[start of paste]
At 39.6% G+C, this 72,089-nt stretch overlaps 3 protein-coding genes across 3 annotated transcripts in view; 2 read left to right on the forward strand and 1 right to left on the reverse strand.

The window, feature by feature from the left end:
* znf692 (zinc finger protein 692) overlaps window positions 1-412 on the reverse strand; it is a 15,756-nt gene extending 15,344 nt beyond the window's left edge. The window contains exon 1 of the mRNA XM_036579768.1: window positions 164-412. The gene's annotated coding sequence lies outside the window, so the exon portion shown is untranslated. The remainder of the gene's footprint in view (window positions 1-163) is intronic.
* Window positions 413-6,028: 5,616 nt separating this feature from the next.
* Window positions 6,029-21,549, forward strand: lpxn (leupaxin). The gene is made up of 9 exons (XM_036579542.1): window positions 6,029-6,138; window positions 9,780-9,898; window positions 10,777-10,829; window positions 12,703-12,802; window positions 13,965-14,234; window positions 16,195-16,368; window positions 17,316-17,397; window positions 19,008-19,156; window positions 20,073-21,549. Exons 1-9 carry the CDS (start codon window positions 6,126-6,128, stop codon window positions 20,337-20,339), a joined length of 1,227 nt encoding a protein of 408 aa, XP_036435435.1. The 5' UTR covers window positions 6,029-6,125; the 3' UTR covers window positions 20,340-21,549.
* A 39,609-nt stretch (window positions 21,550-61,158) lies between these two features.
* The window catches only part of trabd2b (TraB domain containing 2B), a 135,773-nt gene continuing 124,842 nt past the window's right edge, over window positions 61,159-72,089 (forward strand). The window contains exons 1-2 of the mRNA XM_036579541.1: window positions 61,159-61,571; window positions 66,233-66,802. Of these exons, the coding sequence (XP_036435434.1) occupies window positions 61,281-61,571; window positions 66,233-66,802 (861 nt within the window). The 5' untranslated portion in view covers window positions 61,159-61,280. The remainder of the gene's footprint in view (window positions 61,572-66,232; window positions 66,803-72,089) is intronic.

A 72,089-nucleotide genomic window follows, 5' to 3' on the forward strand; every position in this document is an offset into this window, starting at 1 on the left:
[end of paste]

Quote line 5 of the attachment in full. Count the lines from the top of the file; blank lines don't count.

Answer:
* Window positions 6,029-21,549, forward strand: lpxn (leupaxin). The gene is made up of 9 exons (XM_036579542.1): window positions 6,029-6,138; window positions 9,780-9,898; window positions 10,777-10,829; window positions 12,703-12,802; window positions 13,965-14,234; window positions 16,195-16,368; window positions 17,316-17,397; window positions 19,008-19,156; window positions 20,073-21,549. Exons 1-9 carry the CDS (start codon window positions 6,126-6,128, stop codon window positions 20,337-20,339), a joined length of 1,227 nt encoding a protein of 408 aa, XP_036435435.1. The 5' UTR covers window positions 6,029-6,125; the 3' UTR covers window positions 20,340-21,549.